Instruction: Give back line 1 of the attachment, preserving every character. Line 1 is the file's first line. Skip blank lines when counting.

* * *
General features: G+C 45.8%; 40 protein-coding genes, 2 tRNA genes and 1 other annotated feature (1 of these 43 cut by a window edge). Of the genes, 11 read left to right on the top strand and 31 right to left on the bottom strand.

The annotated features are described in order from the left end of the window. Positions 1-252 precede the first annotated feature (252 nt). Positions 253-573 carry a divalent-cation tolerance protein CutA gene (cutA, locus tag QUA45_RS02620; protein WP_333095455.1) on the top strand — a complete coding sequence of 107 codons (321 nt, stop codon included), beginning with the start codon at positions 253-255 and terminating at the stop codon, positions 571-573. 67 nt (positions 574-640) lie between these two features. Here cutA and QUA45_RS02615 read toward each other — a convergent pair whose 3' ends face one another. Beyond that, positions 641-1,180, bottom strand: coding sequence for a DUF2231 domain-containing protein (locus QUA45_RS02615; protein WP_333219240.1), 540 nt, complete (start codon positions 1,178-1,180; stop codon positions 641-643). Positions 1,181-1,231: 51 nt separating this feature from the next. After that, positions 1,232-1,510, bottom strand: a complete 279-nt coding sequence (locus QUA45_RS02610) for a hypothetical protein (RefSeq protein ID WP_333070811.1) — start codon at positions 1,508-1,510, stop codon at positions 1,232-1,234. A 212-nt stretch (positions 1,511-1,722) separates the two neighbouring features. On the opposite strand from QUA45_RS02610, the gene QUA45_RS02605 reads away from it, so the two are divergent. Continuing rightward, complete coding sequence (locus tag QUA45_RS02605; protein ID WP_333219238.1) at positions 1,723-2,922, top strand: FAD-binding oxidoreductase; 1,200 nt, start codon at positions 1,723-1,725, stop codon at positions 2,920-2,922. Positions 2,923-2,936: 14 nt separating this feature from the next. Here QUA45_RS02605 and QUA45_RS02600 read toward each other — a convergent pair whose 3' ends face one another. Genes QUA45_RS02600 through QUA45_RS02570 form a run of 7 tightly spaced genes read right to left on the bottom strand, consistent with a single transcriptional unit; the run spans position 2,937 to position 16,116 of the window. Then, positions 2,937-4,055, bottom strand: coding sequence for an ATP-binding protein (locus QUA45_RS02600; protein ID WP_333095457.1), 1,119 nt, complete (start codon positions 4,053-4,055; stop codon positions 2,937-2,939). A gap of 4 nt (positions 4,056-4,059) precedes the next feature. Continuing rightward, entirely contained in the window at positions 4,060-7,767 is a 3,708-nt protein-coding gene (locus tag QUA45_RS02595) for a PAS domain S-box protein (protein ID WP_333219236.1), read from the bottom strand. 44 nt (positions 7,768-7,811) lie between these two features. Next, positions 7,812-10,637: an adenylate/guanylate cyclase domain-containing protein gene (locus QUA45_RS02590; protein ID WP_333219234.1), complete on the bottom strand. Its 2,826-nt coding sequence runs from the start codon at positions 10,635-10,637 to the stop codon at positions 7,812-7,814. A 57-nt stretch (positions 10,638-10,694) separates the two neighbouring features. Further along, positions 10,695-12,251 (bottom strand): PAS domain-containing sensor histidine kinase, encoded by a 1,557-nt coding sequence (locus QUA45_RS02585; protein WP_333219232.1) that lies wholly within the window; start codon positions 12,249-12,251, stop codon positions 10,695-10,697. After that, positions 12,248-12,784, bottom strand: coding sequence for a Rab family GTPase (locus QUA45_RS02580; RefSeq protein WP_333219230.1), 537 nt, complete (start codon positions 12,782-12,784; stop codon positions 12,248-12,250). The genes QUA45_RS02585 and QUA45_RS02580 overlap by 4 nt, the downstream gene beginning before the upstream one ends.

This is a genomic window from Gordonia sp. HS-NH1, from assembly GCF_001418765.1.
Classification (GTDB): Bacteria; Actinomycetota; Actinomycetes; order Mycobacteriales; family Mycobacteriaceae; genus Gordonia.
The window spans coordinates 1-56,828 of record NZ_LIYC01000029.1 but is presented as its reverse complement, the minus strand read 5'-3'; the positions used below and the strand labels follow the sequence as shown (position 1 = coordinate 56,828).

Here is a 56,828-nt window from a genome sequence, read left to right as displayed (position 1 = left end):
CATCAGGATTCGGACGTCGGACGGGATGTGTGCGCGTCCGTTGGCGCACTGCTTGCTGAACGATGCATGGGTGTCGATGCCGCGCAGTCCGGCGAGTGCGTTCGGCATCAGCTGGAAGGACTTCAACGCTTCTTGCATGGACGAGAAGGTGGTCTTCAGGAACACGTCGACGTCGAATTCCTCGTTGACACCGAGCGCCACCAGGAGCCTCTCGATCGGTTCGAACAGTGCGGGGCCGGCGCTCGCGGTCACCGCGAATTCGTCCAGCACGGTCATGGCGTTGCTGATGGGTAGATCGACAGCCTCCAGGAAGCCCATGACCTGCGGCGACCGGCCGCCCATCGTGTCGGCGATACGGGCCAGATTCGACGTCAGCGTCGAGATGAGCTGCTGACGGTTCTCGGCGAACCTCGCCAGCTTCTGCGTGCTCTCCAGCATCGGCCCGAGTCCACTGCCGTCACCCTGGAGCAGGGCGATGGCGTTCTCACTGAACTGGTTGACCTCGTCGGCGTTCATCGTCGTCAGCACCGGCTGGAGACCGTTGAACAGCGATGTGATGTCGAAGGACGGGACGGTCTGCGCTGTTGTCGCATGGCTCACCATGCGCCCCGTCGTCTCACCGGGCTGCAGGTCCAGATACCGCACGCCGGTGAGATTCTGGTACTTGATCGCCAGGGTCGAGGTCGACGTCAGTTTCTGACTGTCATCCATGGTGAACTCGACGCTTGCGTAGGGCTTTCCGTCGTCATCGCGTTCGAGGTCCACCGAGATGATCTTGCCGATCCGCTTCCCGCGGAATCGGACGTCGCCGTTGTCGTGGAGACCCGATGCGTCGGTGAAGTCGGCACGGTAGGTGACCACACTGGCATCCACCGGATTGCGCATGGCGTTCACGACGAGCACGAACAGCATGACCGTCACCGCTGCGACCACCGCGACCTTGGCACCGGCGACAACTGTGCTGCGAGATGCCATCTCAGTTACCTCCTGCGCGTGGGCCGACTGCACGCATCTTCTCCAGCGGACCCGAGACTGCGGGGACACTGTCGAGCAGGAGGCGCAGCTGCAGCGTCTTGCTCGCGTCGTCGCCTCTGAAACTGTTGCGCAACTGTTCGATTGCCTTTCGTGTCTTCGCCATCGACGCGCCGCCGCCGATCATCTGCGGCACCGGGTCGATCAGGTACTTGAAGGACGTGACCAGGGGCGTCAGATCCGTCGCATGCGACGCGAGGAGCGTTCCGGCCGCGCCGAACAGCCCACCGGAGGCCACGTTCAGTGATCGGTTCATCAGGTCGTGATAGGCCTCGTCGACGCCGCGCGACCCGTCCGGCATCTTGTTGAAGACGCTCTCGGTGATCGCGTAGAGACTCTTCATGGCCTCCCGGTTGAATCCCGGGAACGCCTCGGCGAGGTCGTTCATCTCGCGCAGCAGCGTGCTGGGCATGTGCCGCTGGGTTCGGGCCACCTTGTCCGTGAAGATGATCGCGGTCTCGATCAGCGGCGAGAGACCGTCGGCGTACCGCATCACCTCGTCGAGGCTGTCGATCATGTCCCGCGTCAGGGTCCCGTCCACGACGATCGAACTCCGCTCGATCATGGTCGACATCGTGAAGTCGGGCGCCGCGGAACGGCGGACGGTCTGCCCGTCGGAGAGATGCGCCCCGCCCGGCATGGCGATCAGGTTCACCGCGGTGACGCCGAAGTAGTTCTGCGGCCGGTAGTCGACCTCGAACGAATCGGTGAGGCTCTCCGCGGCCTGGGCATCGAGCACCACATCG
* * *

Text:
General features: G+C 45.8%; 40 protein-coding genes, 2 tRNA genes and 1 other annotated feature (1 of these 43 cut by a window edge). Of the genes, 11 read left to right on the top strand and 31 right to left on the bottom strand.